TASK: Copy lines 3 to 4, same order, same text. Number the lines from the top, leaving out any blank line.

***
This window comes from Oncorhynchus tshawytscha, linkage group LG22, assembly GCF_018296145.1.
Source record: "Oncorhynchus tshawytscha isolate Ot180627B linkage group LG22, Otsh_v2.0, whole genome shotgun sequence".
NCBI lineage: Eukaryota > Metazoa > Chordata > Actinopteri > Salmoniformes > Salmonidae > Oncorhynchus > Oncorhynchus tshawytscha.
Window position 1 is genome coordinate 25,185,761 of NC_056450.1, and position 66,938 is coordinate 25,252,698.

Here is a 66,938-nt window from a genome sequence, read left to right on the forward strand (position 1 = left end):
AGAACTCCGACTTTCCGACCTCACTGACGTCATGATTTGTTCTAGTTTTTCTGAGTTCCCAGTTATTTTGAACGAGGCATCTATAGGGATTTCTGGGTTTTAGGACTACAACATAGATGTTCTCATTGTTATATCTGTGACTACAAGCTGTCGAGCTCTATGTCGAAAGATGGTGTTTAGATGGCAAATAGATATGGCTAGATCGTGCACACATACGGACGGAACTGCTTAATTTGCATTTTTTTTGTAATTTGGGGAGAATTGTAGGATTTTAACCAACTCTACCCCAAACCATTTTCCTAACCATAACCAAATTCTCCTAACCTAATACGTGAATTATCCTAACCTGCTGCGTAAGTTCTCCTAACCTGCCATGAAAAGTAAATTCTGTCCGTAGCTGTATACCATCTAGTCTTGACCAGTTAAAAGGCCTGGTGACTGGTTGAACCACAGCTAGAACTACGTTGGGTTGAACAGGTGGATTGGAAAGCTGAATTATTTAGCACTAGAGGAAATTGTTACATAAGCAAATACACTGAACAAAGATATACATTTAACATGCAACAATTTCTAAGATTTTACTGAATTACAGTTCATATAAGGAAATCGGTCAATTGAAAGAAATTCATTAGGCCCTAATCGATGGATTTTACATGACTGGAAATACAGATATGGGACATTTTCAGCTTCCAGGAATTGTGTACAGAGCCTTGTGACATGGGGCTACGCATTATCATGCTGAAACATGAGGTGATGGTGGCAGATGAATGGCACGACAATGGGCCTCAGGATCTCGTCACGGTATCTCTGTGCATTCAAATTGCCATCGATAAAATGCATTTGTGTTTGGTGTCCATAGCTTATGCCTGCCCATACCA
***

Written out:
NCBI lineage: Eukaryota > Metazoa > Chordata > Actinopteri > Salmoniformes > Salmonidae > Oncorhynchus > Oncorhynchus tshawytscha.
Window position 1 is genome coordinate 25,185,761 of NC_056450.1, and position 66,938 is coordinate 25,252,698.